Matt Kenseth’s race had barely begun before a tire problem put him into the wall.
Stewart cut down a tire, triggered the big wreck, and ended the day in the garage.
Jimmie Johnson and Gordon lost seemingly solid shots at a top-10 finish in the final laps of the race.
The “Seven Come Fore Eleven” Award For Fine Fortune
Winner Busch had an eventful day, losing a lap after problems getting to his pit and barely hanging onto his car after hard contact with the No. 26 car got both of them sideways.
Travis Kvapil showed up at Talladega with a new sponsor and managed a decent sixth-place finish to show for it.
Casey Mears got off to a rough start this season, but managed a decent seventh-place finish Sunday ahead of all three of his teammates, who had been considered among the favorites going into the race.
Last year, Brian Vickers was struggling just to qualify for races. Sunday he might have had a shot at a win had the race ended under the green flag.
While the weather forecast looked pretty dire on Friday, NASCAR managed to get both races in at Talladega with no delays or interruptions.
- Busch scored his seventh win in NASCAR’s top-three touring divisions this year.
- Montoya’s second-place finish matches his best Cup result on an oval track. Montoya also finished second in last year’s Brickyard 400.
- Denny Hamlin (third) has now strung together five consecutive top-10 finishes. He’s averaging a 3.6 average finish in those five races.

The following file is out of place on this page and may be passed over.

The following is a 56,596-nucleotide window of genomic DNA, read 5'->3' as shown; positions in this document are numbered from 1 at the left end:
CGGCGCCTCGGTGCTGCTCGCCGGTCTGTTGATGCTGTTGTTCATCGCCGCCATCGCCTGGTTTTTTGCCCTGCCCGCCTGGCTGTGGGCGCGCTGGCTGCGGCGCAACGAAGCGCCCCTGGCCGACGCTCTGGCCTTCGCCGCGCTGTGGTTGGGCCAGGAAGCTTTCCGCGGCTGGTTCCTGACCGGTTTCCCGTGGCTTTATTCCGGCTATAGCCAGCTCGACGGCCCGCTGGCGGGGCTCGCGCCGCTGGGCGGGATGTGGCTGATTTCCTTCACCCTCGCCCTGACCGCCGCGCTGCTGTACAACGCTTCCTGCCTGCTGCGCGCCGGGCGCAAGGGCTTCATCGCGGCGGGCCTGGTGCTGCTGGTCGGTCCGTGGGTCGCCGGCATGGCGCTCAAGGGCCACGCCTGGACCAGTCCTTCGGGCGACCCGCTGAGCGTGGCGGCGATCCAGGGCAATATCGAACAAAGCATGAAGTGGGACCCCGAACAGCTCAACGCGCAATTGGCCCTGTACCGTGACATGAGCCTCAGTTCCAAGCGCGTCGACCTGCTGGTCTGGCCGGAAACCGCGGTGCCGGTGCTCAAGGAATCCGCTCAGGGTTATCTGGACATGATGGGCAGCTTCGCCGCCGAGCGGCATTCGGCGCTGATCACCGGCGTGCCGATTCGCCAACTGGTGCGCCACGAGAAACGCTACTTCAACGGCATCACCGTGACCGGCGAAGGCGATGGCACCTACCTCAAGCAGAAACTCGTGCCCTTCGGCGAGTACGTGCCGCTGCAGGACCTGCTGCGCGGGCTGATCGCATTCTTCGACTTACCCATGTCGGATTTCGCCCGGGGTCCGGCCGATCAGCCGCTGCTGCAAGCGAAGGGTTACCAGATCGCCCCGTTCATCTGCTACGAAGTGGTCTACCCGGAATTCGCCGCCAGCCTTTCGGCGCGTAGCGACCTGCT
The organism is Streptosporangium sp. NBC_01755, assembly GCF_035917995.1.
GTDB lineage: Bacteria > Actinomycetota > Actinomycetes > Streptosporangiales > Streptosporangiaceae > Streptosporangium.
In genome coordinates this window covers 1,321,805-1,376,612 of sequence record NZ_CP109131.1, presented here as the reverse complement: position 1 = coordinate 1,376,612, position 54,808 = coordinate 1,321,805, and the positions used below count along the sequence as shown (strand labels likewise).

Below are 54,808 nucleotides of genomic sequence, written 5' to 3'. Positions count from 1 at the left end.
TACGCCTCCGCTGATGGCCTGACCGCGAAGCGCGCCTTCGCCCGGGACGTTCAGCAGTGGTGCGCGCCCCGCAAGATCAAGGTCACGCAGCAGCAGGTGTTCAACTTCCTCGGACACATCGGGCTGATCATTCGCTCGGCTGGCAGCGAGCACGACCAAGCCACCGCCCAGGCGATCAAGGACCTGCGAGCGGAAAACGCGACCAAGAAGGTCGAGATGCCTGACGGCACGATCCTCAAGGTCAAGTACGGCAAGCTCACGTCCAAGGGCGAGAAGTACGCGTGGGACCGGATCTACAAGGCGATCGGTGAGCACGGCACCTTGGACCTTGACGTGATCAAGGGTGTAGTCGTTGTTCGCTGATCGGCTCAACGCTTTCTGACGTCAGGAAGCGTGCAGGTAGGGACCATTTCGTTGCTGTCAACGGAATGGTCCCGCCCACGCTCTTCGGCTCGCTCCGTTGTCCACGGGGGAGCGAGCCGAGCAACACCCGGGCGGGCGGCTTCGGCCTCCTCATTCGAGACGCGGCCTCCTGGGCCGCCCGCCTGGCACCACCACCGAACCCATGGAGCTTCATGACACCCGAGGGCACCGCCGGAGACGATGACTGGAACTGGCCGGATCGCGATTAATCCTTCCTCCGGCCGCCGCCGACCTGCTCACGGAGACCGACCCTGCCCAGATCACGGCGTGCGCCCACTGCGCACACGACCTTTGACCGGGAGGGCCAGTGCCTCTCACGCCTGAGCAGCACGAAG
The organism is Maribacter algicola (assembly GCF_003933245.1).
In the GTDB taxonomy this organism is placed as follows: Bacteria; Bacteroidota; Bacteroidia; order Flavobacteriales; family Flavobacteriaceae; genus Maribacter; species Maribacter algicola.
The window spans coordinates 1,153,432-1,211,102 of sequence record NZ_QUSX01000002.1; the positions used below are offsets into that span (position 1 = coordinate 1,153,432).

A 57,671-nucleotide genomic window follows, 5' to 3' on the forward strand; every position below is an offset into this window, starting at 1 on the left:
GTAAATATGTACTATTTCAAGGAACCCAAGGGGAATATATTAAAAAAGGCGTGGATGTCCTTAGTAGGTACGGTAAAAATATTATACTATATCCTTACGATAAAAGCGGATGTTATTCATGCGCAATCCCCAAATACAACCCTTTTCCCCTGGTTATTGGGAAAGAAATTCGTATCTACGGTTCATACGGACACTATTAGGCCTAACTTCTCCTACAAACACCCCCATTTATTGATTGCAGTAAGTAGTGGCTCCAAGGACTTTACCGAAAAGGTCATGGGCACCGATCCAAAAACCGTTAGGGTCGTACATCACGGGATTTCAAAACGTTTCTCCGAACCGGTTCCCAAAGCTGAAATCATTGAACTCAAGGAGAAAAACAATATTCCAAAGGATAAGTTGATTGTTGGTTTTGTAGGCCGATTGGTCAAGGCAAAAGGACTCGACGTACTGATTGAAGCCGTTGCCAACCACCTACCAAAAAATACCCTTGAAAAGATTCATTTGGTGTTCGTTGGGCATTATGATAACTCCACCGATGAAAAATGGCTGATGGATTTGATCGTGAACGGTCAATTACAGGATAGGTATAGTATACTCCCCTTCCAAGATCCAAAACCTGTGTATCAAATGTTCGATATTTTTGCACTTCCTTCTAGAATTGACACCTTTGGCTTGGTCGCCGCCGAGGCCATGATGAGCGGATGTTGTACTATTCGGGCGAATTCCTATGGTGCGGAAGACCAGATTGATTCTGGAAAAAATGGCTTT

- David Ragan (fourth) scored the second-best finish of his brief Cup career.
- Vickers (fifth) scored his first top five since last year’s Coca-Cola 600.
- Kvapil (sixth) managed his best Cup finish of 2008.
- Mears’s seventh-place finish matches his best of this year.
- Gordon (19th) has gone three straight races without posting a top-10 finish. That hasn’t happened to him since Michigan, Bristol, and Fontana last summer.
- Menard (14th) enjoyed his best Cup finish of 2008 despite his tangle with Montoya. So did Scott Riggs (16th without the Montoya contact).
- Biffle has finished 18th or worse in three of the last four Cup races. Kenseth is in an even tougher slump, with three finishes of 30th or worse in those same four races. For Kenseth, Talladega was his first DNF (41st) since Charlotte last fall.
- The top-10 finishers at Talladega drove three Toyotas, two Fords, two Dodges and three Chevys.
- Regan Smith in 21st posted the best finish by a rookie at Talladega.
- Sunday’s race was only the second time since 1999 a Chevrolet driver failed to win a Cup event at Talladega.
What’s the Points?
Jeff Burton maintains the points lead, but Kyle Busch has narrowed the gap to just 22 points. Earnhardt Jr. remains third, 79 out of the lead while Johnson remains fourth, 102 points behind.
Kasey Kahne had the worst day in the points, falling two positions out of the top 12 to 13th after finishing 23rd.
Five drivers in the top 12 advanced at least one spot today; Hamlin (now fourth), Clint Bowyer (now seventh), Biffle (now eighth) and Newman (now 11th).
Three drivers in the top 12 lost at least one spot today: Harvick (now sixth), Stewart (now ninth) and Edwards (now 10th).
Drivers of note making progress in the points include Montoya (up five spots to 12th, now clinging to the final spot in the Chase by a point), Vickers (up three spots to 15th), Ragan (up three spots to 16th), and David Gilliland (up three spots to 18th).
Drivers riding the downbound train after Talladega include Kenseth (down four more spots to 19th), Kurt Busch (down four spots to 20th), and Truex (down a further three spots to 17th).
Overall Rating (On a scale of one to six beer cans, with one being a stinker and a six-pack an instant classic): We’ll give this one four well dented and worn out cans of generic stuff with a flaming Jack chaser. At least no one got hurt on Sunday.
Next Up: It’s Saturday night under the lights at Richmond, the first of four straight night races on the Cup schedule.